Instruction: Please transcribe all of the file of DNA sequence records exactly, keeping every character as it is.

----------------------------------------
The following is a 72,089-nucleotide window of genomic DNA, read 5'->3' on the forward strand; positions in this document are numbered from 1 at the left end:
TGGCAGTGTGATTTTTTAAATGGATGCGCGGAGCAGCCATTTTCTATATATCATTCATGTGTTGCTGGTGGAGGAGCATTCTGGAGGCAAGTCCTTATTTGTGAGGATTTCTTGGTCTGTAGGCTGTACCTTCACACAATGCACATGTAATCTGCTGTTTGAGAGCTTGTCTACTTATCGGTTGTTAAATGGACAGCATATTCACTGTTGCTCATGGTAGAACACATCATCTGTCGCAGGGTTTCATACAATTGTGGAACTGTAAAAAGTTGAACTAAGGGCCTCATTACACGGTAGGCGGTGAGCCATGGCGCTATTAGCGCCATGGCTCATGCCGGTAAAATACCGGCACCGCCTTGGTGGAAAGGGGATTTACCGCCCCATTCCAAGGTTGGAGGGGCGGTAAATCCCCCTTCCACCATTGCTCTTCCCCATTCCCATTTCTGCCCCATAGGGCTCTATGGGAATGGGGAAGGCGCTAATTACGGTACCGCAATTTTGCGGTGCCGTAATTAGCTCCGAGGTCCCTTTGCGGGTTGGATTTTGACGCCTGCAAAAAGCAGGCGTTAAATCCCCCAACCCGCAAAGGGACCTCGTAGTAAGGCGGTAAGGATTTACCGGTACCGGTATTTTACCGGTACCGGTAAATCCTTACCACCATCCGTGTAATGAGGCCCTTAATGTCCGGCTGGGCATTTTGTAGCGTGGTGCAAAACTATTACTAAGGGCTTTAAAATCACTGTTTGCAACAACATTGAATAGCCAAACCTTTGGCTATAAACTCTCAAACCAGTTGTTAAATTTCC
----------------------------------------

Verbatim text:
The following is a 72,089-nucleotide window of genomic DNA, read 5'->3' on the forward strand; positions in this document are numbered from 1 at the left end:
TGGCAGTGTGATTTTTTAAATGGATGCGCGGAGCAGCCATTTTCTATATATCATTCATGTGTTGCTGGTGGAGGAGCATTCTGGAGGCAAGTCCTTATTTGTGAGGATTTCTTGGTCTGTAGGCTGTACCTTCACACAATGCACATGTAATCTGCTGTTTGAGAGCTTGTCTACTTATCGGTTGTTAAATGGACAGCATATTCACTGTTGCTCATGGTAGAACACATCATCTGTCGCAGGGTTTCATACAATTGTGGAACTGTAAAAAGTTGAACTAAGGGCCTCATTACACGGTAGGCGGTGAGCCATGGCGCTATTAGCGCCATGGCTCATGCCGGTAAAATACCGGCACCGCCTTGGTGGAAAGGGGATTTACCGCCCCATTCCAAGGTTGGAGGGGCGGTAAATCCCCCTTCCACCATTGCTCTTCCCCATTCCCATTTCTGCCCCATAGGGCTCTATGGGAATGGGGAAGGCGCTAATTACGGTACCGCAATTTTGCGGTGCCGTAATTAGCTCCGAGGTCCCTTTGCGGGTTGGATTTTGACGCCTGCAAAAAGCAGGCGTTAAATCCCCCAACCCGCAAAGGGACCTCGTAGTAAGGCGGTAAGGATTTACCGGTACCGGTATTTTACCGGTACCGGTAAATCCTTACCACCATCCGTGTAATGAGGCCCTTAATGTCCGGCTGGGCATTTTGTAGCGTGGTGCAAAACTATTACTAAGGGCTTTAAAATCACTGTTTGCAACAACATTGAATAGCCAAACCTTTGGCTATAAACTCTCAAACCAGTTGTTAAATTTCC